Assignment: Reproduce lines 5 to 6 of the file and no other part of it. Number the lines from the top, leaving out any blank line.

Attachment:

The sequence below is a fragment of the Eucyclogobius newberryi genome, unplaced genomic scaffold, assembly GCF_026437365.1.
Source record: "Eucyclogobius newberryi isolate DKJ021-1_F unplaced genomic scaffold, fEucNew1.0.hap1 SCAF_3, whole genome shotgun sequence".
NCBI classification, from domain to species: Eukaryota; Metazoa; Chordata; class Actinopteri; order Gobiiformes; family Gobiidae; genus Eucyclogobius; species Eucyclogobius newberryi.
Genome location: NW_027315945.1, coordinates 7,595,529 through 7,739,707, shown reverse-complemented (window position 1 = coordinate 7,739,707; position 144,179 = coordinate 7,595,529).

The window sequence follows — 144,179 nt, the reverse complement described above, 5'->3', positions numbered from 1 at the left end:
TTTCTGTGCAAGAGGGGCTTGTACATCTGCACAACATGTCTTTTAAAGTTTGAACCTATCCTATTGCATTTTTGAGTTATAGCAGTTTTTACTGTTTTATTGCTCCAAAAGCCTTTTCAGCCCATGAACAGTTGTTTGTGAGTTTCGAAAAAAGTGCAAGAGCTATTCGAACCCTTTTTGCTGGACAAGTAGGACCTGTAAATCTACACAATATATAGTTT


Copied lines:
The window sequence follows — 144,179 nt, the reverse complement described above, 5'->3', positions numbered from 1 at the left end:
TTTCTGTGCAAGAGGGGCTTGTACATCTGCACAACATGTCTTTTAAAGTTTGAACCTATCCTATTGCATTTTTGAGTTATAGCAGTTTTTACTGTTTTATTGCTCCAAAAGCCTTTTCAGCCCATGAACAGTTGTTTGTGAGTTTCGAAAAAAGTGCAAGAGCTATTCGAACCCTTTTTGCTGGACAAGTAGGACCTGTAAATCTACACAATATATAGTTT